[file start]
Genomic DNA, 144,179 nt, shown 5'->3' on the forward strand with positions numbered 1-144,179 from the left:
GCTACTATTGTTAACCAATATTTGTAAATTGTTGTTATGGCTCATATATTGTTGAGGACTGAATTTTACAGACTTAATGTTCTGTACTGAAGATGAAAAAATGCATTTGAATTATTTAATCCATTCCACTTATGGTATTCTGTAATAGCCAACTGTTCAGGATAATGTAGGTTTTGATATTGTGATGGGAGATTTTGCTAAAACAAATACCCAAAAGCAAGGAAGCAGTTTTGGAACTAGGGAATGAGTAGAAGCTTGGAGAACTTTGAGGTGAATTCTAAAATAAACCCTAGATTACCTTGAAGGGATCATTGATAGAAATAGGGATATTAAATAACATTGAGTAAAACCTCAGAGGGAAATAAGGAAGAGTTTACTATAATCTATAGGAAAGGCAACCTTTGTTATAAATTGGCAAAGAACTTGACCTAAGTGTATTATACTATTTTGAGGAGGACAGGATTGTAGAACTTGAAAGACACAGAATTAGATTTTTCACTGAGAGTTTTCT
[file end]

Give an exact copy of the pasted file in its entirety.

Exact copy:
Genomic DNA, 144,179 nt, shown 5'->3' on the forward strand with positions numbered 1-144,179 from the left:
GCTACTATTGTTAACCAATATTTGTAAATTGTTGTTATGGCTCATATATTGTTGAGGACTGAATTTTACAGACTTAATGTTCTGTACTGAAGATGAAAAAATGCATTTGAATTATTTAATCCATTCCACTTATGGTATTCTGTAATAGCCAACTGTTCAGGATAATGTAGGTTTTGATATTGTGATGGGAGATTTTGCTAAAACAAATACCCAAAAGCAAGGAAGCAGTTTTGGAACTAGGGAATGAGTAGAAGCTTGGAGAACTTTGAGGTGAATTCTAAAATAAACCCTAGATTACCTTGAAGGGATCATTGATAGAAATAGGGATATTAAATAACATTGAGTAAAACCTCAGAGGGAAATAAGGAAGAGTTTACTATAATCTATAGGAAAGGCAACCTTTGTTATAAATTGGCAAAGAACTTGACCTAAGTGTATTATACTATTTTGAGGAGGACAGGATTGTAGAACTTGAAAGACACAGAATTAGATTTTTCACTGAGAGTTTTCT